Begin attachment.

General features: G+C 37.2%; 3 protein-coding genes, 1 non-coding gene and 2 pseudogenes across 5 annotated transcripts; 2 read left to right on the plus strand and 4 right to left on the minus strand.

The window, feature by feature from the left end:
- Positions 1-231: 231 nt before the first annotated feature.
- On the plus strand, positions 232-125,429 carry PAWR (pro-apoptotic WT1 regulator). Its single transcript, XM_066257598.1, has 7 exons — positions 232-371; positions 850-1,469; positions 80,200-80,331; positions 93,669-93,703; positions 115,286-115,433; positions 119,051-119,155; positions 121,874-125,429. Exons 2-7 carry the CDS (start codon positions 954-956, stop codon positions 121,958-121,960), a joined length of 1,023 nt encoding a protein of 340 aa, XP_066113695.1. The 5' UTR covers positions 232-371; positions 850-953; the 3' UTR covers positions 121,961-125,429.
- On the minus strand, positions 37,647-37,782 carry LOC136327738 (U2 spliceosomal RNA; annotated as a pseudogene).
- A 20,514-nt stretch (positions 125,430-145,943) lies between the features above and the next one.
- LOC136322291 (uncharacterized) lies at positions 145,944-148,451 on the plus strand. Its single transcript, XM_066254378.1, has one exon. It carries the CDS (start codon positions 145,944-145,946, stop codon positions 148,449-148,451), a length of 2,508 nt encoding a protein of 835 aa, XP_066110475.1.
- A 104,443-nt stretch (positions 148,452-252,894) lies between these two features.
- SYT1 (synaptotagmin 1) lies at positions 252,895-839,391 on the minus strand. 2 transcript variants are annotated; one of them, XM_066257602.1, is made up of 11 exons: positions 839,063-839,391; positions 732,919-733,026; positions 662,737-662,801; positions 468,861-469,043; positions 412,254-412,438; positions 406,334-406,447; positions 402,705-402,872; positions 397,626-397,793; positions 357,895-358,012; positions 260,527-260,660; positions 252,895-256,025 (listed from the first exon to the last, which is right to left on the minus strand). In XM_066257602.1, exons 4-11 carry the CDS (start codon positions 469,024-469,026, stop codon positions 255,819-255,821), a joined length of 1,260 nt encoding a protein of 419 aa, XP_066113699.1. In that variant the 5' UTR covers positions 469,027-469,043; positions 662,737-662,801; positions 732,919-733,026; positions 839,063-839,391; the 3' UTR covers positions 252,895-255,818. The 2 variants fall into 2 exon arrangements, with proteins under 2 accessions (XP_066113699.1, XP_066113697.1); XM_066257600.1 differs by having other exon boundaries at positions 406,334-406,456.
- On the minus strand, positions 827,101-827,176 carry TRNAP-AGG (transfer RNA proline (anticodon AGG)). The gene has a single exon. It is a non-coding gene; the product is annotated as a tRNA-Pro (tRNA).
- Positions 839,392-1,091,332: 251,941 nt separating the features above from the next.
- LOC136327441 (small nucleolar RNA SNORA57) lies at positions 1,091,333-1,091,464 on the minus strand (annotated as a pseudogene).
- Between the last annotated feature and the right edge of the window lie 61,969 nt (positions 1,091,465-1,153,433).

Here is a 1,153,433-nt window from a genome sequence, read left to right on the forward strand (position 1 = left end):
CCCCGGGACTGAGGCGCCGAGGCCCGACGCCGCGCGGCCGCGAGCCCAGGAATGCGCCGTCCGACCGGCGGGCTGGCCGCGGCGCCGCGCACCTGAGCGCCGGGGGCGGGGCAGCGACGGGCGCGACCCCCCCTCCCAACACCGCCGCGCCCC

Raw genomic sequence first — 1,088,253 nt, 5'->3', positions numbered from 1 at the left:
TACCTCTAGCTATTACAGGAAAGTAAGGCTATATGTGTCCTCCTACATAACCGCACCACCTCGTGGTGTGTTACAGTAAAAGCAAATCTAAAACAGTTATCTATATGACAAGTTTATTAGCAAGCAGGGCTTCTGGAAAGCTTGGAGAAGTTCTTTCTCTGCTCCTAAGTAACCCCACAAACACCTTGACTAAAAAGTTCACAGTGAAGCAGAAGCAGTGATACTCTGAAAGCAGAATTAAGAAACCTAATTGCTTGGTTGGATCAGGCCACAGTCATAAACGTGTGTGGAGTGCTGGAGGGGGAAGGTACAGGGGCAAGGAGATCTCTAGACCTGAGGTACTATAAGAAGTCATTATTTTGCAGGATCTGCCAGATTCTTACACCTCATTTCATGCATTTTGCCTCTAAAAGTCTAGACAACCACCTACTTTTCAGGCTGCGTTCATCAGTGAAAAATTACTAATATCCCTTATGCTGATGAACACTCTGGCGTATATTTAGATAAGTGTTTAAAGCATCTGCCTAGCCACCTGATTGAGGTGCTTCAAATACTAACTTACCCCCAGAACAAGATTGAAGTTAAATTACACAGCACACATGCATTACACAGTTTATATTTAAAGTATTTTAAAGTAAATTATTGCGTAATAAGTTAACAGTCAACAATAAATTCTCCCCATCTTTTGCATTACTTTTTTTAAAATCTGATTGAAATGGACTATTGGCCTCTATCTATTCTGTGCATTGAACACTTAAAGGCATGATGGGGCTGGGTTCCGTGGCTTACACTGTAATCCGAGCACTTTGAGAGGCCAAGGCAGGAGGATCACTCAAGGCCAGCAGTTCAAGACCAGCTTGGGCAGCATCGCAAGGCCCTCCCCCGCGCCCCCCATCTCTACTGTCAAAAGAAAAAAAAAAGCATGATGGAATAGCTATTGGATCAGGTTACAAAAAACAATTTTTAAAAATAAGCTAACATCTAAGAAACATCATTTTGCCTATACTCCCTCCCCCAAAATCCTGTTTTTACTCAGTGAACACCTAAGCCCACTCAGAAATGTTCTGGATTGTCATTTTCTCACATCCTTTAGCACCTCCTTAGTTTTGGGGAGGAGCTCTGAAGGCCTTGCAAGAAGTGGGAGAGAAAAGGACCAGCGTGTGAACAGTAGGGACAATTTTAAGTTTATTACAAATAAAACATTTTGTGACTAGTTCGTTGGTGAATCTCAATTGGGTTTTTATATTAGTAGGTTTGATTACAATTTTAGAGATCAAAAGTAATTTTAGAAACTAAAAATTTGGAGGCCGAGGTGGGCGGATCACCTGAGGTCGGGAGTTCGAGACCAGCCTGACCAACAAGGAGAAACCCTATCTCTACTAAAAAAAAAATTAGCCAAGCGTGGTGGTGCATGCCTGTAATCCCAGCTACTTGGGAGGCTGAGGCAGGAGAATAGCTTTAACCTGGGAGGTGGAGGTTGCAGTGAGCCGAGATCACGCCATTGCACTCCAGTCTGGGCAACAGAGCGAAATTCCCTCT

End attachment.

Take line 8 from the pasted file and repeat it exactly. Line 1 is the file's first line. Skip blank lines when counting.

- A 104,443-nt stretch (positions 148,452-252,894) lies between these two features.